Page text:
Greedy US Dealerships Already Want To Stop Subscription Services

Dealership

As per usual, US dealerships want their cut.

Car dealerships have tremendous power in the United States. Unlike almost any other product, new cars can only be purchased from authorized dealers, not from the manufacturers themselves. Tesla is one of the lone exceptions with its direct to consumer model, though it has difficulty in some US states. US dealerships have a knack for getting what they want - you know that dreaded 25-year limit on importing foreign vehicles? Blame dealerships for it.

Now, these dealerships are starting to feel threatened by new subscription services. This new model is being implemented by automakers like Cadillac, Lexus, Mercedes, Porsche, and Volvo at the corporate level, but Automotive News reports that the local dealers are feeling left out of the equation.

One of the first subscriptions to be revealed was Care by Volvo, which would allow users to subscribe to an XC40 starting at $600 per month including insurance and maintenance. The big issue here is that customers can sign up for subscriptions like Care by Volvo on a website or app without having to go through a dealership.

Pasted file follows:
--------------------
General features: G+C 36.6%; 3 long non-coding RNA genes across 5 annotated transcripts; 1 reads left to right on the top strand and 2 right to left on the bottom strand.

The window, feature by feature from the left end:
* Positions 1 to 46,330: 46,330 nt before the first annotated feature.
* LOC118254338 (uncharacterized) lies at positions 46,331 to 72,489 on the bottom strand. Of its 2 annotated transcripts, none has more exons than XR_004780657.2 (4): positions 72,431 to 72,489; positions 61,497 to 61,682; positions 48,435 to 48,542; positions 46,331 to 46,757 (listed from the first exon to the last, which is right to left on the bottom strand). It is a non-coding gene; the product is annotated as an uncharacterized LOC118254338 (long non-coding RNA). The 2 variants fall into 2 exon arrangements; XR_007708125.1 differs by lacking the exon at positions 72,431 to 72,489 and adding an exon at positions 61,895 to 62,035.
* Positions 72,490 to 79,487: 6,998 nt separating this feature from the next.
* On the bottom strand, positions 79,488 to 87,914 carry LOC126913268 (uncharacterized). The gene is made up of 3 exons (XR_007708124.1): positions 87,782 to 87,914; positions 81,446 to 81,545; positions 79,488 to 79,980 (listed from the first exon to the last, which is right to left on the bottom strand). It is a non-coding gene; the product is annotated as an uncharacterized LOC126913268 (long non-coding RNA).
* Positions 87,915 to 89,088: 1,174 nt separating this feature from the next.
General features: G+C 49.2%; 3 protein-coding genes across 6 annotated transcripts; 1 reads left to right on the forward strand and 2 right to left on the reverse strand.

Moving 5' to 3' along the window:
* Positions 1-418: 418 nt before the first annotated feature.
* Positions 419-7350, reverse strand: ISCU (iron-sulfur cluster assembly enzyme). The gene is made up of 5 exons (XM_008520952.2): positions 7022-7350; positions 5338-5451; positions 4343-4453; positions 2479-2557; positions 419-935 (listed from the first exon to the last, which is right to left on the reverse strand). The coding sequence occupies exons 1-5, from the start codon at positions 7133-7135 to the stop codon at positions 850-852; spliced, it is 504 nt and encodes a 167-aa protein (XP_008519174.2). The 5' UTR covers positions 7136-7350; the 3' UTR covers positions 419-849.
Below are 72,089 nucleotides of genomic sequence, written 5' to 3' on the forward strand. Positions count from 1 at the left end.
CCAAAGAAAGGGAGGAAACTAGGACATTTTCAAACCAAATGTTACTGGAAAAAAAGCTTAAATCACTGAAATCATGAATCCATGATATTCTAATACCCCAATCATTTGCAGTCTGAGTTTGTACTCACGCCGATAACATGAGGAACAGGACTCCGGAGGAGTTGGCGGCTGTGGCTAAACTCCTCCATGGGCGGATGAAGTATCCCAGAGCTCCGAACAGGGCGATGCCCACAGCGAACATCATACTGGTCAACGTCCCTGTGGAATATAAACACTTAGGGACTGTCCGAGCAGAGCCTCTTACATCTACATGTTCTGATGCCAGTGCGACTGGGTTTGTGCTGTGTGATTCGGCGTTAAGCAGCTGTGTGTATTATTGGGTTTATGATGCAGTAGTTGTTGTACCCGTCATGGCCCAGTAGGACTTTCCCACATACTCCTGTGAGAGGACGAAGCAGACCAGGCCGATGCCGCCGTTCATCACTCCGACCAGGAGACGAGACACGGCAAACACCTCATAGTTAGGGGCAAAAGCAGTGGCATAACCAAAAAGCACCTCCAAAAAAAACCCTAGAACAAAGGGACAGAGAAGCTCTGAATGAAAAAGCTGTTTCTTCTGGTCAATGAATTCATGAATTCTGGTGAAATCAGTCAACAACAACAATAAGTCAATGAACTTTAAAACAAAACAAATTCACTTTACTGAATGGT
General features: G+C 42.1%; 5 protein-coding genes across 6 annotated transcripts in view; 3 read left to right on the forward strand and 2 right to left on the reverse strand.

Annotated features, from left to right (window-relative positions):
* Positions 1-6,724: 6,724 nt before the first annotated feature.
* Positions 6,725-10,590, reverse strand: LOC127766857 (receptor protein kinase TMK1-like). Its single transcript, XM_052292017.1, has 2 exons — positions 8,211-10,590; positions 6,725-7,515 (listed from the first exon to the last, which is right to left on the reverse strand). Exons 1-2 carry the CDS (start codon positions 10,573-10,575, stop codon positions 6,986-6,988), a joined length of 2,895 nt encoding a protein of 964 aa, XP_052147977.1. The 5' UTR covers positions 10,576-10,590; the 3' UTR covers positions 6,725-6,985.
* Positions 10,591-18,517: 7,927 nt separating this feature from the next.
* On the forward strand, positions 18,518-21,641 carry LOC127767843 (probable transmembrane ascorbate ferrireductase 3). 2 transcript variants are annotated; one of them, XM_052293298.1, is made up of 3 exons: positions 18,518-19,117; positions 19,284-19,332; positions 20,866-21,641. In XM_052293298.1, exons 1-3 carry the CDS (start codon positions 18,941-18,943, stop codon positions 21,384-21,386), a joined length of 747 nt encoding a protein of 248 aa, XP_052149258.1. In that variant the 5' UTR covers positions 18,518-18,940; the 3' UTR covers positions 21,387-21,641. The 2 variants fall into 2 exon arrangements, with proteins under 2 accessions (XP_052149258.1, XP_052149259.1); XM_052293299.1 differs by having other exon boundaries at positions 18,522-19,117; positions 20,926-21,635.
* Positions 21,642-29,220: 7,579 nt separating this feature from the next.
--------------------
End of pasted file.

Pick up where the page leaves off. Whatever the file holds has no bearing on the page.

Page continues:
Some states are claiming that these services violate their dealer franchise laws and temporary bans have already been placed in Indiana and California. New Jersey dealerships are also seeking regulatory changes to ensure they aren't left out of the business stream.

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Dealerships are feeling threatened because these subscription services offer an easy, no-haggle method for buying a car that could potentially hurt their revenue stream. Service like Care by Volvo currently work with local dealerships to deliver the car and compensate the dealership with a payment as well as any service performed at the dealership.

This seems like a fair process, but dealers are afraid that automakers could cut the compensation at any time. The whole issue is deeply complicated but we can boil it down to a simple theme - this is just another example of US dealerships trying to retain control and ensuring that the process of buying a new car continues to suck for everyone.

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